There’s another side to being a leader. Yes, if God raises you up to lead, He will send others to follow. But there’s another side. There will be opposition. There will be those who refuse to follow, even though God is truly the one leading.
Gideon approaches two Israelite towns and asks for bread for his men. They both refuse. Gideon comes back and teaches them a lesson. Some are whipped with thorns. Some are killed.
We don’t always get to see the “reward of the wicked,” as David would say in the Psalms. Again, I don’t know that we would want to or should want to. If but for the grace of God, that’s us in our arrogance not recognizing God moving and joining in.
Where does Gideon get off pronouncing their punishment? He’s clothed with the Spirit. I assume his authority to do so came from God. It’s like Paul announcing to Elymas, as recorded in Acts 13, that he would not see for a time. And it happened. It’s like Elisha calling down a curse on the boys who teased him and bears come and maul them.
I don’t like to think of God acting through people in this way, but He has. When I think of the Two Witnesses mentioned in Revelation 11, I think they will move in the Spirit in this way. They will be submitted to God, clothed in the Spirit, and with the authority of God be able to call down plagues and all such troubles on the enemies of God, who is every man apart from Christ.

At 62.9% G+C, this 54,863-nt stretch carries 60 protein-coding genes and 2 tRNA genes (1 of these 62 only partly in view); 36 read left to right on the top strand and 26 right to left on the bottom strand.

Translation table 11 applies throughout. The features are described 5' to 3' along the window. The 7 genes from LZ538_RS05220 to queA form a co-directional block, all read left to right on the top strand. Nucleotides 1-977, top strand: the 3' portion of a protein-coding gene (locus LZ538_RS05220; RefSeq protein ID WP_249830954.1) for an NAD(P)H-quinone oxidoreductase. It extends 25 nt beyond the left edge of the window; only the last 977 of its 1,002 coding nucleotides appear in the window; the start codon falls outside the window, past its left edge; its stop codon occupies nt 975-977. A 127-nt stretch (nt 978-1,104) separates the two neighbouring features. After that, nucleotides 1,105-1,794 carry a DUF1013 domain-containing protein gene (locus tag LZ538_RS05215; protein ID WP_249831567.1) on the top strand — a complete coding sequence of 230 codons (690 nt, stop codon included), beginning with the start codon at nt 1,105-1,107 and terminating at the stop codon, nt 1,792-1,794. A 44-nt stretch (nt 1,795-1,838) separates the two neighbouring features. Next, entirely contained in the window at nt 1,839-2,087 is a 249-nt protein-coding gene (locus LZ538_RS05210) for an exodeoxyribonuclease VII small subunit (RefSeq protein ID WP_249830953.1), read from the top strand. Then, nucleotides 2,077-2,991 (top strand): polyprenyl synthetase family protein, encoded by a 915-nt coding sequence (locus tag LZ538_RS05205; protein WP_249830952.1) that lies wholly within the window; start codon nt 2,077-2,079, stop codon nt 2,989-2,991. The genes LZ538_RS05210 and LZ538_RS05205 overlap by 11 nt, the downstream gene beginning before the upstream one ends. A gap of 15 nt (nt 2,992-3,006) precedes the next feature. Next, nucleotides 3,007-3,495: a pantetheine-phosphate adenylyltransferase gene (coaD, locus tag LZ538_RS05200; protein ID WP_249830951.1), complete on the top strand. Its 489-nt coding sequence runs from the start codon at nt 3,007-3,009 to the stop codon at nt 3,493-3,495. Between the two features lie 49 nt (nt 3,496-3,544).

You can see why this isn’t a common gift to the Body of Christ. It’s hard to imagine that Elisha wasn’t acting some in the flesh and calling a curse on those boys.
One would have to be dead to self, unselfish to the core, loving with the love of God, to be able to rightly wield such power in the tongue.
If you have any fantasy about calling down a curse on an enemy, then you aren’t that person. Jesus tells us to love our enemies and pray for those who hate us. Paul speaks blindness on someone, but remember, Paul’s blindness turned into the greatest blessing of his life.